Hungary: New Stamps in the Health Tourism Series

Hungary has issued 2 stamps on health tourism,stamps are on Budapest\’s Király and Rudas Baths. 

The construction of the Király Baths was started by Arslan, the Pasha of Buda, in \"\"1565, and completed by his successor Sokoli Mustafa. It did not and does not have its own direct supply of thermal water as the Turks built the baths some distance from the springs within the city walls to ensure bathing could continue in the event of a siege. The water was fed from the neighbourhood of the Lukács Baths, as it still is today. A century after the end of Turkish rule, the baths came into the ownership of the König family in 1796, who rebuilt it to its present form, combining the old with the new while preserving its original character. The name of the König family in Hungarian (király), which means king, was adopted by the baths. The baths, which were damaged in the Second World War, were fully restored in 1950. There are 4 pools for public use. The thermal water contains sodium, calcium, magnesium, hydrocarbonate and sulphate chloride, and also has high fluoride ion content. It is recommended for the treatment of degenerative joint diseases, chronic and sub-acute arthritis, discus hernia, spinal deformity, neuralgia, skeletal calcium deficiency and post-accident rehabilitation.

The construction of the Rudas Baths between 1566 and 1572 is associated with the name of the pasha of Buda Sokoli Mustafa. It was an Ilige style bath, which used thermal water. The heart of the baths is the Turkish eight-columned hall with an octagonal pool. The columns support a semi-spherical dome, which lets light into the building. The dome hall has a square floor plan with semidomes in each corner and stalactite vaults beneath them, which are tiered and typical of Turkish architecture. In the Turkish era it was known as the green-columned baths, which archaeologists believe was named after a green column which is no longer extant. There are several explanations of its current name. One is that it was named after the pole (rúd in Hungarian) to which the ferry on the Danube moored, while others think that it is derived from the name the Serbs living in the neighbourhood used for the Baths, Rudna Ilige, meaning mineral baths. The building was greatly affected by the reconstruction works started in 2004. Today there are six steam pools and a swimming pool for visitors seeking relaxation and recovery. The radioactive thermal water contains sodium, calcium, magnesium, hydrocarbonate and sulphate, and also has high fluoride ion content. It is recommended for the treatment of degenerative joint diseases, chronic and sub-acute arthritis, discus hernia, neuralgia and skeletal calcium deficiency.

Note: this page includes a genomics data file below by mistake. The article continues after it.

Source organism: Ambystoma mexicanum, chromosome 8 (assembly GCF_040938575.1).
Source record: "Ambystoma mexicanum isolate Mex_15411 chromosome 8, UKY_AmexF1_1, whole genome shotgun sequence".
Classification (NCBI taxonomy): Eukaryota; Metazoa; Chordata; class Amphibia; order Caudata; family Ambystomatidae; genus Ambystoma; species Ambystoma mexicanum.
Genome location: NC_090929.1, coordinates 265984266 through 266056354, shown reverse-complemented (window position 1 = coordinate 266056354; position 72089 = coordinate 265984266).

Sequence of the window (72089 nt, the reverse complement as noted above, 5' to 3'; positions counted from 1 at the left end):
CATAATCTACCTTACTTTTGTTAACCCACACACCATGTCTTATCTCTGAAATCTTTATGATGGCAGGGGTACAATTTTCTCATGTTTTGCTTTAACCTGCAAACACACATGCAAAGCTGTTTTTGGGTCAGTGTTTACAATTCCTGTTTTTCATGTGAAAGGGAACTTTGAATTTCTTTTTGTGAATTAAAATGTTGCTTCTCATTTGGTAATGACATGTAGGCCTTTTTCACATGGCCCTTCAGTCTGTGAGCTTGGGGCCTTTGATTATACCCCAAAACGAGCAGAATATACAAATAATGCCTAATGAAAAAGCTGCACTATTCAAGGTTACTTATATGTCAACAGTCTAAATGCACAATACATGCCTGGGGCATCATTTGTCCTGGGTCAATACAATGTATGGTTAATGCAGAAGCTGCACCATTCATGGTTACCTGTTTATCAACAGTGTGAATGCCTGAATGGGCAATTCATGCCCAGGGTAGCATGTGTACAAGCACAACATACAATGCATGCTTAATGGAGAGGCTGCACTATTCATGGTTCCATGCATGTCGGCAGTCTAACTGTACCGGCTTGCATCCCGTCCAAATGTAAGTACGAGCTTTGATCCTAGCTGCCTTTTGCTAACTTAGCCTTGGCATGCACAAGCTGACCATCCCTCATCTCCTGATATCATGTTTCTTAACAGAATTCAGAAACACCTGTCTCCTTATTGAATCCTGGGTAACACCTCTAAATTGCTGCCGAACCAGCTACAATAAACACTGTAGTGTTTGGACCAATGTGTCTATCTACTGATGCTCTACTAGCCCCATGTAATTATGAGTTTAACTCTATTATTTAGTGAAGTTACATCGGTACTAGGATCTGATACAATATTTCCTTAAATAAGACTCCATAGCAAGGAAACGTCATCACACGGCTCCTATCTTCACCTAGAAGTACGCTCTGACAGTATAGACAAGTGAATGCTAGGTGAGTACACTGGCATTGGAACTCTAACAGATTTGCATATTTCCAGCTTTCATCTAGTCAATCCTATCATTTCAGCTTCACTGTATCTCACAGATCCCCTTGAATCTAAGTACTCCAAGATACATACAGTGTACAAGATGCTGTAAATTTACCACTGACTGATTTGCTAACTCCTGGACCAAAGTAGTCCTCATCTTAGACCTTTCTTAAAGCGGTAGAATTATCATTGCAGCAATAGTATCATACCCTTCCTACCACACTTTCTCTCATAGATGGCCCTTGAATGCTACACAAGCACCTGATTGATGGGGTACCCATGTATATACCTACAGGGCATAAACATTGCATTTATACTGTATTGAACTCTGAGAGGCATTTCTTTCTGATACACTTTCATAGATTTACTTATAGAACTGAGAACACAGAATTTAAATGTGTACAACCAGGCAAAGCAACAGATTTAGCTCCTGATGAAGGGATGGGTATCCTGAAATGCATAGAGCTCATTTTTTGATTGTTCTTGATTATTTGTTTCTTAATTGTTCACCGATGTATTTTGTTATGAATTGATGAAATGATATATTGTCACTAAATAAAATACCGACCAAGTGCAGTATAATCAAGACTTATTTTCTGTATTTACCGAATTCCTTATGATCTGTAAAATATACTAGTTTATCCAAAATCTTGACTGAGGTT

Technical Detail:Date of issue: 22 March 2012 Face value: HUF 495 Number of copies issued dependent on demand Perforated size: 40 x 30 mm (50 stamps/sheet) Printed by Pénzjegynyomda Photo by József Hajdú Designed by Ferenc Svindt 

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